Whistling from L.A.

“I’ve done a bunch of movies. And it’s a luxury to me that they’re all whatever I’ve wanted them to be.”

“You had these film-makers, John Huston, Luis Buñuel, who more or less died on their sets. And they seemed happy. Now I wouldn’t want to die young on one of my sets. But if I was a 90-year-old director…?”

(Wes Anderson, Director of “The Grand Budapest Hotel”, a forerunner of the Best Motion Picture in the upcoming 87th Academy Awards on 2nd Feb 2015)

“He said, ‘It’s too dangerous, and it’s not about me—I don’t want to be the story,’ ”

“I said, ‘Like it or not, you’re going to be the story, so you might as well get your voice in.’ After that point, I became a filmmaker.”

(Laura Poitras, Director of “Citizenfour”, a contender of the Best Documentary in the Academy Awards & also the only documentary so far that has told an authentic and up-close story of Edward Snowden)

“The man was and is still regarded quite rightfully as the forefather of computer science, the forerunner, the inventor of it,”

“To bring him to other people through the film for me is — it’s a huge honor personally and something I feel very strongly about. This man needs recognition.”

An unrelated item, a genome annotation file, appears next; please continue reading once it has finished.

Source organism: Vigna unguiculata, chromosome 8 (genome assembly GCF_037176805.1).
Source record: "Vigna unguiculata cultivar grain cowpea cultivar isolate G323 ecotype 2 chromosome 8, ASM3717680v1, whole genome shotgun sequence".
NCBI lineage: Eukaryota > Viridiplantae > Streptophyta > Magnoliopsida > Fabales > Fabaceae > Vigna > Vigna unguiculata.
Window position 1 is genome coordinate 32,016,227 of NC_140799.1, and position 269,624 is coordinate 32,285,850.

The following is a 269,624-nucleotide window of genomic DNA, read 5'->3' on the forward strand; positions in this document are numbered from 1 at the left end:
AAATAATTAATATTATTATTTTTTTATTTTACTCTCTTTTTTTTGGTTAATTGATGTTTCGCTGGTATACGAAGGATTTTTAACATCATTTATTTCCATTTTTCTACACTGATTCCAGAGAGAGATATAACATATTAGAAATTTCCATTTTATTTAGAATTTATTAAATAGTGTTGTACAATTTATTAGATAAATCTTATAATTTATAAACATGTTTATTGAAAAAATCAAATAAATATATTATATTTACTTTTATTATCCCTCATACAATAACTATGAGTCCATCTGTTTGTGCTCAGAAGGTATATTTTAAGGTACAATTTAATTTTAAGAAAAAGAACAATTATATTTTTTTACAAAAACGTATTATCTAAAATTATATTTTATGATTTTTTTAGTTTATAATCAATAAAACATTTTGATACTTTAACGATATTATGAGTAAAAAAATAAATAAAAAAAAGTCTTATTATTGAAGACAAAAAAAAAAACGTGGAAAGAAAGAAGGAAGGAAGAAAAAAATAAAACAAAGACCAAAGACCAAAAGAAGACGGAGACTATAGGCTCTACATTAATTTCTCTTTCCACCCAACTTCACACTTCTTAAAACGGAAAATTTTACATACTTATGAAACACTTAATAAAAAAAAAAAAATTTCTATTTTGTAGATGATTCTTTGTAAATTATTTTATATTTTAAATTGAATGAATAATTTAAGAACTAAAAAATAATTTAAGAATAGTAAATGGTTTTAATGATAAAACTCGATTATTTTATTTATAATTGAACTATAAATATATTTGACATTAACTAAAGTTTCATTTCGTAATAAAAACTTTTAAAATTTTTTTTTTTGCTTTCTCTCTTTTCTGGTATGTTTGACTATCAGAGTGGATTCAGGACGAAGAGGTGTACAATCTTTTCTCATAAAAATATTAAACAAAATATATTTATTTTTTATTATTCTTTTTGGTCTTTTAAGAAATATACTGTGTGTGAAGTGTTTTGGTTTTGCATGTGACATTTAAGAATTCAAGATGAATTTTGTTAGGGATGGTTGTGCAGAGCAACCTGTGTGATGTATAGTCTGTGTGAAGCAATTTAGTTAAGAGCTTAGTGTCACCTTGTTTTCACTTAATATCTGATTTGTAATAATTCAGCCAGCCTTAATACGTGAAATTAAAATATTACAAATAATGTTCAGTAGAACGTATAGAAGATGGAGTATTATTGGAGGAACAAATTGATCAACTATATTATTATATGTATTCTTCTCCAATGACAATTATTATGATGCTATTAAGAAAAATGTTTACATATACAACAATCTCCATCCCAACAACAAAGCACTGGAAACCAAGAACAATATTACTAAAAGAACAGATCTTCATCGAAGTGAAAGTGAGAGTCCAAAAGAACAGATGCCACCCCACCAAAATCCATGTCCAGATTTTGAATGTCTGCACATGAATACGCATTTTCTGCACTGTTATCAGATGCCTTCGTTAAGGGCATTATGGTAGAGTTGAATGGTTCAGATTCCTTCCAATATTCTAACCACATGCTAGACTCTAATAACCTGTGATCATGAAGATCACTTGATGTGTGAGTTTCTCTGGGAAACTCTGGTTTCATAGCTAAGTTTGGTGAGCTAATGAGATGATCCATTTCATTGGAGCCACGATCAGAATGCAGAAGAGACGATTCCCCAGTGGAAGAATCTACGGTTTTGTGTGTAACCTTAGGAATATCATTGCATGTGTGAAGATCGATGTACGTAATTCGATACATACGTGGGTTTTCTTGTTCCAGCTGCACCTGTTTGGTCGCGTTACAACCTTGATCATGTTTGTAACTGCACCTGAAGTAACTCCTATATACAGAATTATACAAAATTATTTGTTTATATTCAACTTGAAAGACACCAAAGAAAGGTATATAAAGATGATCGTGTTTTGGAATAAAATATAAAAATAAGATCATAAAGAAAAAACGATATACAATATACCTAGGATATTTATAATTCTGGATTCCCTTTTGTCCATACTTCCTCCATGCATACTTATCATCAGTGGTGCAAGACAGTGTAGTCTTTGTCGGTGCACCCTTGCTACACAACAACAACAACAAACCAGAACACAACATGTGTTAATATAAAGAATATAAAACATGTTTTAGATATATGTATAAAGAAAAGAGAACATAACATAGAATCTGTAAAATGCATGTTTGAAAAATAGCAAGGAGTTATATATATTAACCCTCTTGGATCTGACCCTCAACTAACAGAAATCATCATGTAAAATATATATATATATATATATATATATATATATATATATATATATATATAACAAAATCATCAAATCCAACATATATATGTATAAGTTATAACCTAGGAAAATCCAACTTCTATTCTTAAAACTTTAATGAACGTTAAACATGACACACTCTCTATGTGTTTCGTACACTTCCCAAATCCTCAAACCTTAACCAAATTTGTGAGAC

(Benedict Cumberbatch, Actor & Oscar nominee for the Best Leading Actor, on his role of Alan Turing in the “Imitation Game”, a biographical story of the code-breaking genius that helped win World War II but was later persecuted for being gay and committed suicide)

“It punishes you. But growing up in Warsaw, you grow up among tombs. There are plaques everywhere: 200 people were executed here, 30 people there. There were bulletholes in the courtyard I grew up in. Just by my home is an entrance to the sewers they used in the Warsaw uprising. I grew up knowing people died down there. Warsaw was once a battleground, then it became a morgue. It’s a city littered with ghosts. And that never left me. When people say the Poles connived with the Nazis – well, some did, some didn’t. Some people, quite a few, behaved atrociously. Others, quite a few, behaved with incredible courage. Most just tried to survive, the whole country was a victim.”